Intra-abdominal Infection With Eikenella corrodens in a Woman With Ovarian Cancer
“A bite bug in the belly.”
HISTORY OF PRESENT ILLNESS:
A 63-year-old woman with stage IIIC ovarian cancer presented to clinic with confusion and hallucinations. A routine blood draw revealed severe anemia, and the patient was admitted for transfusion and observation. Nine months earlier, the patient had an upper abdominal hernia repair performed, complicated by a surgical wound infection with poor wound healing. She had several months of negative pressure wound therapy and underwent surgical debridement. Subsequently, she had a skin graft placed, with good wound healing. Two months after the skin graft was placed, the patient reported new abdominal pain, for which a computed tomography (CT) of the abdomen and pelvis was conducted, revealing a complex 7-cm adnexal mass. While awaiting surgery, the patient presented with worsening abdominal pain and distension. A repeat CT of the abdomen and pelvis revealed peritoneal nodules and ascites in addition to the adnexal mass. Paracentesis revealed malignant cells, and a biopsy of the adnexal mass was consistent with serous carcinoma of ovarian origin. The patient received her first round of carboplatin and paclitaxel shortly before presenting with her current complaint of altered mental status and anemia.
On the patient’s admission, her vital signs were stable and she was afebrile. A physical exam was significant for a distended abdomen and multiple well-healed scars. Her dentition was good but notable for implants.
Laboratory values revealed a white blood cell count (WBC) of 1.8 x 103/μL (normal, 4.5-11.0) and a hemoglobin of 5.5 g/dL (normal, 11.9-15.7). All other laboratory values were within normal limits. A CT of the abdomen and pelvis was revealing of interval organization of a large amount of free fluid throughout the peritoneal cavity with an enhancing wall (Figure 1a). The largest component of this collection measured 30 x 16 cm.DIAGNOSTIC PROCEDURES AND RESULTS:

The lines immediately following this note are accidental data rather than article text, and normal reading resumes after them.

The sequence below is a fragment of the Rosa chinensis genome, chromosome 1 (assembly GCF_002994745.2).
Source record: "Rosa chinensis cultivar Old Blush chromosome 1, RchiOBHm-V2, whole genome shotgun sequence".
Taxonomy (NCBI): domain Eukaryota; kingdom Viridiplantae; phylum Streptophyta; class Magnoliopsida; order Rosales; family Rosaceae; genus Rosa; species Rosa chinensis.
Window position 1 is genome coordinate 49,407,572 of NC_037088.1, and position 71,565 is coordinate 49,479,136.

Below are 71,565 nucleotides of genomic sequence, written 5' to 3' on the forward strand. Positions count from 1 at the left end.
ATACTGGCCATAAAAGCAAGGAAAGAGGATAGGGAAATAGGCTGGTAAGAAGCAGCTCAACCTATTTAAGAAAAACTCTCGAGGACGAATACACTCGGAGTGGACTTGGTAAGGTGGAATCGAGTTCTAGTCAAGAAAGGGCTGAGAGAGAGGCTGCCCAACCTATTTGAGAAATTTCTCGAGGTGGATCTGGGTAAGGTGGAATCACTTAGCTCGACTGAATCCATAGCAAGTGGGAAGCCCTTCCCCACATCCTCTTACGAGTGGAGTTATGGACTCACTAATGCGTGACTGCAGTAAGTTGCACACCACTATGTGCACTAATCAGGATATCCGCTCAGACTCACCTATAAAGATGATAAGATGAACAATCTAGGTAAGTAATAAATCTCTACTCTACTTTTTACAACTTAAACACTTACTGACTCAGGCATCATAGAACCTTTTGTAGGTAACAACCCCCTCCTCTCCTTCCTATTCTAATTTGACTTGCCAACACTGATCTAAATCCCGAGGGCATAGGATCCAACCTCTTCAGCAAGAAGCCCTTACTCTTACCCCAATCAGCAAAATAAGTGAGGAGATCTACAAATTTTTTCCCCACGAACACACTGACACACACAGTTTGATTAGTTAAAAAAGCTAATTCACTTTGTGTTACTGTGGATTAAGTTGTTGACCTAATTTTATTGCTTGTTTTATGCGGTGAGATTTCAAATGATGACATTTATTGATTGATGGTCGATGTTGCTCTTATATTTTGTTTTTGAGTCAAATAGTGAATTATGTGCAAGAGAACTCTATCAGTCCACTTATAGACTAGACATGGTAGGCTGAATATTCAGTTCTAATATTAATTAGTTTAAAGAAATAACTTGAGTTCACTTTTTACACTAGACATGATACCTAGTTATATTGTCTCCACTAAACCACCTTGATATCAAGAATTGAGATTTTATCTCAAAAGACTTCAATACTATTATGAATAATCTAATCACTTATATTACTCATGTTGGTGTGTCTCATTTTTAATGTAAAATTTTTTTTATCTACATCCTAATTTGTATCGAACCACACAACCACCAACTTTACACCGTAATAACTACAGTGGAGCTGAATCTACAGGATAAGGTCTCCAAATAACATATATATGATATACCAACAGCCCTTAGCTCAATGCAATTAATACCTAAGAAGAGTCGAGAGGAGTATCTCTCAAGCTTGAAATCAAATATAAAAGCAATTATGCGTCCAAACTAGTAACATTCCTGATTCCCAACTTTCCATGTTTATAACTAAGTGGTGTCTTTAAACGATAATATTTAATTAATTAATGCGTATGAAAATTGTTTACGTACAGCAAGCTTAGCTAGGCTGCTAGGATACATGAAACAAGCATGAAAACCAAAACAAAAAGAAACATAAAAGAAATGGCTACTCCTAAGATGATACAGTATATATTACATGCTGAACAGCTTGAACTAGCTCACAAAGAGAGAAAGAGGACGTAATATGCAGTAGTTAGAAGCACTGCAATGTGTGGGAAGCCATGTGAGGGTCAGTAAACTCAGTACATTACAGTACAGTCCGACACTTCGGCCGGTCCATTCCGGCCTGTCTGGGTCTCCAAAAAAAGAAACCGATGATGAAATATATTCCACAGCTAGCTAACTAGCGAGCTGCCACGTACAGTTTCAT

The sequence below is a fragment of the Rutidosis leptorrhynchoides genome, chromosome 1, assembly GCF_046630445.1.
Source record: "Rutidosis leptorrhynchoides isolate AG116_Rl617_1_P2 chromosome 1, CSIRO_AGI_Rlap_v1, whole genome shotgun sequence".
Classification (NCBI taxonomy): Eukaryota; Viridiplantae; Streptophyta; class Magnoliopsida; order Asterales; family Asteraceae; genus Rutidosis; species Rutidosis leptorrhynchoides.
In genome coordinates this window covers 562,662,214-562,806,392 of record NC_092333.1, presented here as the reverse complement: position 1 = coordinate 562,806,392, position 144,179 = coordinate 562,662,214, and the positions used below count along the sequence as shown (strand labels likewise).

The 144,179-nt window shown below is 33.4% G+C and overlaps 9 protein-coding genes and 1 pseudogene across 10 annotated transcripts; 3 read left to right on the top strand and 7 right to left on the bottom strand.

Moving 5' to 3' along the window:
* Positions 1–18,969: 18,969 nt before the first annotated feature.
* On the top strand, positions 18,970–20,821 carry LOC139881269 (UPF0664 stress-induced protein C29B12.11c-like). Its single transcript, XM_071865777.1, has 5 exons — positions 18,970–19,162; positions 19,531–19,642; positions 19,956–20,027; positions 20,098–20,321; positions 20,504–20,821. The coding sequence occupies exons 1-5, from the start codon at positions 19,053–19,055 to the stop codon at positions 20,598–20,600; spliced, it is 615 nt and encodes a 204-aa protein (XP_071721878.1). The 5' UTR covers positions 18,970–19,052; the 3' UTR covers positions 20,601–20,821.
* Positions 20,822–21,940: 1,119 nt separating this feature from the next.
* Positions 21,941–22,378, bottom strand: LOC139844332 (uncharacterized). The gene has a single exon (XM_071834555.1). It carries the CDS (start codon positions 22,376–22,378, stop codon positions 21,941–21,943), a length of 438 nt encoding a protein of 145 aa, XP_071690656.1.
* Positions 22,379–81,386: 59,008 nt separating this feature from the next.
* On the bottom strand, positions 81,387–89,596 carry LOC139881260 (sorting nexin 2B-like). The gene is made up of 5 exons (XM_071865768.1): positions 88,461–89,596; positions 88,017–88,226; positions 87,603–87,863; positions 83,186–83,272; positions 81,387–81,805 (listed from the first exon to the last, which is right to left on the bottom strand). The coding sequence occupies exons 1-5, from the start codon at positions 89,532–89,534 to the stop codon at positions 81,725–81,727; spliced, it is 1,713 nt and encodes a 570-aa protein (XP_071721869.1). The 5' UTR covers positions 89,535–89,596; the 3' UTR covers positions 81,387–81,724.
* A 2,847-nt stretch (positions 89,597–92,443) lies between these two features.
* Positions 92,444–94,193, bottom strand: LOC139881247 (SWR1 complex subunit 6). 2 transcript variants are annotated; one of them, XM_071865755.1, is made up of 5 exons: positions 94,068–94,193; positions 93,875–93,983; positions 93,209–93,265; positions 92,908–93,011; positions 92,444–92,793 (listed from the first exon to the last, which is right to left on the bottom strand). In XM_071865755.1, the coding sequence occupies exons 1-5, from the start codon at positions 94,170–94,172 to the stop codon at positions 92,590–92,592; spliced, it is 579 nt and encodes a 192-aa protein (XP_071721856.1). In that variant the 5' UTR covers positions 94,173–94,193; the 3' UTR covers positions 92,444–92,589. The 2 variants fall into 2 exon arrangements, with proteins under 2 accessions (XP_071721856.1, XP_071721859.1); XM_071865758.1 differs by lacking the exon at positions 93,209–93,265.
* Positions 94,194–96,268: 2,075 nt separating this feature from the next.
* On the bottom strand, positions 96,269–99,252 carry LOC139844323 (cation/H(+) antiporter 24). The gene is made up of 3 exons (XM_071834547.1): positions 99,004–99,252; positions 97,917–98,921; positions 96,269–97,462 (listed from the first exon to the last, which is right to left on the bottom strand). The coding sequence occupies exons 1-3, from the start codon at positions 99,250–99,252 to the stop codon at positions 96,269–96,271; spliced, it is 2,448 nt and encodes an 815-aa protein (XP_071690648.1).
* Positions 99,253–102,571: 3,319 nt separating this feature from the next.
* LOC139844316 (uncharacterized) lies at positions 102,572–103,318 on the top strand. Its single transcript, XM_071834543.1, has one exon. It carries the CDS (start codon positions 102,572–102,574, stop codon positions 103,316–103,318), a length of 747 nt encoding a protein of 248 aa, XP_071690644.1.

A paracentesis was performed. Eight hundred milliliters of serosanguinous f luid was drained. Cell count revealed a WBC of 8100/μL with 81% polymorphonuclear leukocytes and Gram stain with gram-negative rods. Two days later, the culture grew small, gray colonies that pitted the agar, smelled like bleach, and were oxidase negative. The organism was identified as Eikenella corrodens. Kirby-Bauer disk diffusion tests demonstrated absent zone of clearance for clindamycin or metronidazole and a large zone for penicillins, fluoroquinolones, and cephalosporins.
The patient was treated with ampicillin/sulbactam 3 g every 6 hours for possible coinfection with anaerobic organism, with subsequent improvement in symptoms. Interval CT of the abdomen and pelvis revealed an organizing abscess with subsequent gas formation (Figure 1B), which was drained, and the culture grew both E corrodens as well as Bacteroides species. A transthoracic echocardiogram was revealing of moderate mitral regurgitation, but a subsequent transesophageal echocardiogram was negative for valvular vegetations.
Eikenella corrodens is an organism commonly found in the mouth and upper respiratory tract, most often causing periodontitis, as well as skin and soft tissue infections in intravenous drug users who lick their needles before injecting.1 It has also been described in human bite wound infections.2 Traditionally E corrodens is described as one of the HACEK organisms, which cause culture-negative endocarditis.3 Our case describes an unusual instance of a woman with ovarian cancer complicated by an intraabdominal infection with E corrodens.
There are few case reports and series of intra-abdominal infections with Eikenella (Table). Sheng et al4 found 6 cases of intra-abdominal Eikenella, 4 of which were liver abscesses, out of a total of 43 cases. None of these cases were associated with ovarian cancer; however, associations were made with various other cancers, including oropharyngeal, lung, breast, neuroblastoma, and colon. In terms of treatment, Eikenella is sensitive to most β-lactam agents. There are no standardized clinical laboratory standards or institute guidelines for interpretation of Kirby-Bauer disk diffusion for E corrodens; however, it has been found in vitro to be resistant to clindamycin and metronidazole.11
Epstein is an assistant professor of medicine at Drexel University College of Medicine. She is also the medical director of Infection Control at Hahnemann University Hospital.Kleinberg is an associate professor of medicine and director of the Infectious Diseases Section of the Marlene and Stewart Greenebaum Comprehensive Cancer Center at the University of Maryland School of Medicine. He is also medical director of the Antimicrobial Stewardship program.Bork is an infectious disease specialist in Baltimore, Maryland. She received her medical degree from State University of New York Downstate Medical Center College of Medicine and completed her infectious disease fellowship at the University of Maryland.
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